About EES-HS

Project Overview

The high need for essential workers in the healthcare sector and many nursing homes/assisted living facilities is widely recognized, with many employers struggling to fill vacant positions. The demand for health care services is expected to soon exceed human resource supply. Greater attention and proactive solutions to skills gaps and chronically vacant positions are prudent. Despite efforts to address the challenge, the needs around recruitment and retention appear to have grown. Increased reports of staffing shortages, including resident attendants and other entry-level positions across the Atlantic provinces are rampant. Adequately caring for our aging population is not possible without an appropriately trained workforce.

Research indicates that there’s an urgent need for workers in the following positions:

  • Resident Attendants/Health Care Aides
  • General Helpers/Personal Support Assistants
  • Kitchen Aides/servers
  • Cooks/Dishwashers
  • Housekeeping/Laundry Staff

The EES-HS project employed a holistic approach, training both project participants as well as people managers at participating workplaces. The training consisted of:

  • 30 hours of mentor training for people managers
  • 8-10 weeks of classroom/virtual training for participants
  • 1-week on-the-job training
  • A 5-week paid work placement with a participating health sector employer

Goals and Objectives

Anticipated results & benefits
Increase the pool of skilled labour available
A better workforce and competitive advantage
Connect unemployed workers in rural communities to available jobs
Lower unemployment rate and hire locally
Strengthen attachment of job seekers to employers with job-related training and better skills match to available jobs
Create a stronger long-term pool of workers with skills adapted to the specific employer
Improve individual literacy and essential skills
Increase self-esteem/dignity and provide everyday life essential skill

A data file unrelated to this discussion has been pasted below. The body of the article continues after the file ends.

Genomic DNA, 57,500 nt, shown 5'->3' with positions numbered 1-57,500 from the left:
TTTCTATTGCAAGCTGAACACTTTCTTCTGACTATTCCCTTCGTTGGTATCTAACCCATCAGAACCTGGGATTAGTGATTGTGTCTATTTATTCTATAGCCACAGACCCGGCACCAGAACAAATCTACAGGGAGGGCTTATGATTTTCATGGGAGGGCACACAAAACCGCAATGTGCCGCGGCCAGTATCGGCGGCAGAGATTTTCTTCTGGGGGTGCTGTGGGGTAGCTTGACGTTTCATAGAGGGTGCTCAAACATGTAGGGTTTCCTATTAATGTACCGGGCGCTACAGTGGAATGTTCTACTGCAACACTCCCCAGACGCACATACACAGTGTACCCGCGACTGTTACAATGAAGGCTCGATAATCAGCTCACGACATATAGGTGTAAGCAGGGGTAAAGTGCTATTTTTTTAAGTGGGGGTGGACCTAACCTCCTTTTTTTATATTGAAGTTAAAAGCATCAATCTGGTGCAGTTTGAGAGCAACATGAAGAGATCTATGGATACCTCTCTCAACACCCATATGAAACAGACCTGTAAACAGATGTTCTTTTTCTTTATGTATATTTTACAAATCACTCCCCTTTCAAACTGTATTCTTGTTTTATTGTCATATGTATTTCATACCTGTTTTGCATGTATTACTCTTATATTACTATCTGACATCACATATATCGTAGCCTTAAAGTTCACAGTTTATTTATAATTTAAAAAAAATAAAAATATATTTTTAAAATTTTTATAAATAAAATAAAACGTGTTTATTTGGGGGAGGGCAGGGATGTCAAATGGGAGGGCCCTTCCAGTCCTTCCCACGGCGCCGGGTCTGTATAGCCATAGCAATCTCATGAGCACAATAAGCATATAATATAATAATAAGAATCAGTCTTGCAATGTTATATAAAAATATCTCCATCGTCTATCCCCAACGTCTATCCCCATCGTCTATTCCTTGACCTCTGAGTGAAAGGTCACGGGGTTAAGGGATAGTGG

Increase essential skills of supervisors and middle managers to become essential skills mentors/coaches
Support employee onboarding and improve performance and retention
Develop and test an innovative and highly contextualized blended learning approach with customized content and a community approach
Create a strong link between workforce and workplace with better support and more relevant training

Essential Employability Skills Profiles

This initiative targeted the following skills:


The project targeted health sector facilities facing labour shortages and unemployed or underemployed individuals.
These factors are hindering the health sector's ability to meet client demand and stay competitive in a global world.

The project took a pan-Atlantic Canadian approach where the lessons learned would provide important knowledge for future expansion into other industries.

The holistic approach to training focused not only on participants, but on supervisors and middle managers, as well. This two-pronged approach sought to develop skills which would maximize the chances of long-term success for the unemployed and under-employed individuals taking part in the program while also providing valuable supervisory tools and strategies to assist in this success.

Delivering the program through a blended learning approach combining classroom, online and on-the-job training, which we called blended learning, proved be very effective to better prepare the participants for the workplace.
Here's how we did it

We created Community Advisory Groups (CAGs) to bring together agencies and organizations that work with unemployed and underemployed individuals, identify appropriate pilot participants, and community resources to support participants in overcoming barriers to employment.

The curriculum materials integrated essential and employability skills into the training program designed specifically for available entry-level jobs in the health sector. The curriculum also included a mentor training package for pilot site supervisors/managers.

Participating employers identified and allowed supervisors and middle managers to participate in a customized essentials skills mentorship training. The intent of the program was to support the application of essential and employability skills in the workplace and the Essential Employability Skills for the Health Sector (EES-HS) participants during the workplace experience components of the project.

Project Timeline

By the numbers

  • 20 health sector employers participated in the EES-HS project
  • 35 of 39 supervisors/managers completed the mentor training
  • 73 participants enrolled in the EES-HS training
  • 66 of 73 participants completed the classroom/virtual training
  • 40 of 66 participants completed the on-the-job training
  • 32 of 40 participants completed the work placement and were offered a job with their pilot site employer


Three months following their participation in the Essential Employability Skills for the Health Sector (EES-HS) project:

  • 47 of the 73 participants (65%) reported being employed
  • 26 of these were still employed by their EES-HS employer
  • 16 were employed elsewhere

Of the 73 participants, 6 are current or prospective post-secondary students pursuing higher education in the health sector:

  • 3 participants in the Resident Care Worker Program
  • 2 participants in the Licensed Practical Nurse Program
  • 1 in university-level academic upgrading in preparation for the Registered Nurse Program